“Trevor” appealed an order recommitting him for 12 months because (1) the circuit court orally failed to indicate a standard of dangeorusness per Langlade County v. D.J.W., 2020 WI 41, 391 Wis. 2d 231, 942 N.W.2d 277, and (2) the county’s evidence was insufficient under either the 1st or 3rd standards. He prevailed on the latter argument. The opinion is helpful to lawyers defending clients against recommitment under these standards.
While the circuit court did not orally specify which standards of dangerousness applied to Trevor, it made vague references to the 1st and 3rd standards, and its written order indicated the 3rd standard. The court of appeals assumed without deciding that the circuit court complied with D.J.W. It reversed based on insufficient evidence. Opinion, ¶17.
1st standard of dangerousness. The court of appeals paid close attention to the plain language of §51.20(1)(a)2.a. As viewed through the lens of §51.20(1)(am), this standard required the county to show clear and convincing evidence that if treatment were withdrawn Trevor would physically harm himself or others “as manifested by evidence of threats or attempts at suicide or serious bodily harm.” Opinion, ¶18.
The circuit court made no findings about Trevor’s past suicidal ideations or when they occurred. It couldn’t because the county presented no evidence about those ideations and no explanation about why withdrawing treatment would cause Trevor to have them again. The only evidence on this subject was Dr. Coates’ testimony that schizophrenia carries an increased risk of death from unnatural causes such as suicide. Opinion, ¶18.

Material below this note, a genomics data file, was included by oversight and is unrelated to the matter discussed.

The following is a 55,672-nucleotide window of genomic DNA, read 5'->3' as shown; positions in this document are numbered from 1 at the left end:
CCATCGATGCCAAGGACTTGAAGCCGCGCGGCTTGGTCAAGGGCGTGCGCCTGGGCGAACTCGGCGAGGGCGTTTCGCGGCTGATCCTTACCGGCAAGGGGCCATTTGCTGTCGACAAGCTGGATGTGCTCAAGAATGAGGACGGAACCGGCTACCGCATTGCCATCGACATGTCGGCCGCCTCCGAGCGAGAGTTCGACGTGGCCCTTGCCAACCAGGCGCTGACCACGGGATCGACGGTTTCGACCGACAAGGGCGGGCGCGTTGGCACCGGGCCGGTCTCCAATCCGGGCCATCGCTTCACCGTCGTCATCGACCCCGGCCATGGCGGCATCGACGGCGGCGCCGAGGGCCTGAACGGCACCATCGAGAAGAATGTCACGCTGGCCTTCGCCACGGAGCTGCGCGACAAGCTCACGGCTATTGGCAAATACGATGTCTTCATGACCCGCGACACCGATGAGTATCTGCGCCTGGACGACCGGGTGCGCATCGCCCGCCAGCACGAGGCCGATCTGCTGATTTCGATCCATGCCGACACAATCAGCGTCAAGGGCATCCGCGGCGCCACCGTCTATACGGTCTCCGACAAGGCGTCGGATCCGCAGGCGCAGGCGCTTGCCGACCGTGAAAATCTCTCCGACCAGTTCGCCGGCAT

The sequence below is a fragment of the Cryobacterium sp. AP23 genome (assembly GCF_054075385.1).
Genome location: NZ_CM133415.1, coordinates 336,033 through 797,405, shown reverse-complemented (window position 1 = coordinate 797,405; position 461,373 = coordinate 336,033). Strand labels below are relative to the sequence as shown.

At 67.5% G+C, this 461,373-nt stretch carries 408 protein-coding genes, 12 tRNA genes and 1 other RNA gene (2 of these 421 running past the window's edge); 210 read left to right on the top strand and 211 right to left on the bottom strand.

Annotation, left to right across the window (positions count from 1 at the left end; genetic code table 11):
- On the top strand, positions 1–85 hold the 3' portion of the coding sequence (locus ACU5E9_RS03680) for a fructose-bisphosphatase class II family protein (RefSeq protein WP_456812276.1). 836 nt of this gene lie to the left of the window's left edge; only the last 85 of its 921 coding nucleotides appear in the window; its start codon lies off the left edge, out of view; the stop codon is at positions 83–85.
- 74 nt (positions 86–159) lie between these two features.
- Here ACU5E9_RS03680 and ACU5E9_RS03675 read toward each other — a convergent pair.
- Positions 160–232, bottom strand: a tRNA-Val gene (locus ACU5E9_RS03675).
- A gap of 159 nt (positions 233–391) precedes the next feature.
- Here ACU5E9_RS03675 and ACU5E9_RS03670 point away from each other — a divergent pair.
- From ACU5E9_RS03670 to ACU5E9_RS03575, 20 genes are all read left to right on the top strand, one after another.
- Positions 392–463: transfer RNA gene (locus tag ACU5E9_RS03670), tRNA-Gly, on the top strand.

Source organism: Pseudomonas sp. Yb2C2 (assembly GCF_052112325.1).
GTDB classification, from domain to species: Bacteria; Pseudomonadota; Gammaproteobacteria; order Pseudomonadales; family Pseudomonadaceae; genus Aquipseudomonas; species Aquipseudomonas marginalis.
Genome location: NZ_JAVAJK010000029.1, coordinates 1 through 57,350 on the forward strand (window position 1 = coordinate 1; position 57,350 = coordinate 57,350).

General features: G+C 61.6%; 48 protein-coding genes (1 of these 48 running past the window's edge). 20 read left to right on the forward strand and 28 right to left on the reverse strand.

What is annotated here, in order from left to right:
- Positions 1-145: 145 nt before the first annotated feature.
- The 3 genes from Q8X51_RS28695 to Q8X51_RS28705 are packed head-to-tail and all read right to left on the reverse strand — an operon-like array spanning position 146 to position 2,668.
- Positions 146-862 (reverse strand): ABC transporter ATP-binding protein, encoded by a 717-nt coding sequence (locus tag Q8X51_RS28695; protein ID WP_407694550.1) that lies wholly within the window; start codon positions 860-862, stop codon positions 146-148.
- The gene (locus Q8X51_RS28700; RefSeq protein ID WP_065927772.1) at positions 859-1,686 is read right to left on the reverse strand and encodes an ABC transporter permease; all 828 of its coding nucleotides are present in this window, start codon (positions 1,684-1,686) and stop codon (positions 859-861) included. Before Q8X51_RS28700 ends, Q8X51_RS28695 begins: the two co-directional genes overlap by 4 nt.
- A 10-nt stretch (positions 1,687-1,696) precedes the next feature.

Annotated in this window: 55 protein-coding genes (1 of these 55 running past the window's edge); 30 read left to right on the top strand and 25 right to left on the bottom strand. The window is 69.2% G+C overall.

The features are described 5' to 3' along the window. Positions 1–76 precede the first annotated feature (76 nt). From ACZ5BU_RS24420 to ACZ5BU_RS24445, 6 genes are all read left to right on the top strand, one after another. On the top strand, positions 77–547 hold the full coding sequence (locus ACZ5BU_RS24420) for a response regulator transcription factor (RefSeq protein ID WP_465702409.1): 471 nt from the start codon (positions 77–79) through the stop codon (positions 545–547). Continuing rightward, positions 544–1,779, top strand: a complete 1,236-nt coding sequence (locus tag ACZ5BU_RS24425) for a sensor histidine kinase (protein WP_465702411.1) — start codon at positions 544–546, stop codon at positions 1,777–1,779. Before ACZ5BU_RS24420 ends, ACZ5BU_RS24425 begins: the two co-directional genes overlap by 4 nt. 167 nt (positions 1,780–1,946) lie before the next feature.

Note: In D.J.W., Dr. Coates also testified, based on general statistics, that people diagnosed with schizophrenia have an increased risk of suicide. SCOW held this evidence insufficient. Coates needed to testify about the consequences to D.J.W. specifically if treatment were withdrawn. D.J.W., ¶53.
3rd standard of dangerousness. As viewed through the lens of §51.20(1)(am), this standard required the county to show clear and convincing evidence that if treatment were withdrawn Trevor would evidence such impaired judgment, manifested by a pattern of recent acts or missions, that there would be a substantial probability of physical impairment or injury to himself or others. Opinion, ¶20.
The court of appeals held the county’s evidence on this standard too vague and too old:
¶24 At best, the County presented evidence that Trevor failed to properly care for himself years ago such that he suffered from life-threatening hyponatremia; at some unknown time, Trevor had unspecified suicidal ideations; Trevor possibly attempted suicide sometime in the past; at some unknown time Trevor may have acted aggressively toward others, including treatment providers in an unspecified manner, and threatened to kill them; and Trevor is “non-compliant, using marijuana, [and] not taking his medications consistently.” Based upon this evidence, the circuit court found that Trevor “suffers such impaired judgment that if treatment were withdrawn he would present as a substantial probability of physical impairment or injury to himself or to others.” The evidence presented, however, does not support this finding.
¶25 As previously stated, the circuit court is required to make a finding of current dangerousness. K.E.K., 395 Wis. 2d 460, ¶3. Yet, the court itself recognized that “some of the dangerous conduct that has been testified to here … is somewhat dated.” Doctor Coates testified that Trevor has not been hospitalized recently due to hyponatremia. It is unclear when Trevor last had suicidal ideations, and Coates testified that Trevor specifically denied having any suicidal ideations the last time he interviewed him. There were no details provided regarding Trevor’s aggressive behavior. The County also neglected to present evidence as to how Trevor’s medication noncompliance or substance use created any substantial probability of physical impairment or injury to himself or others.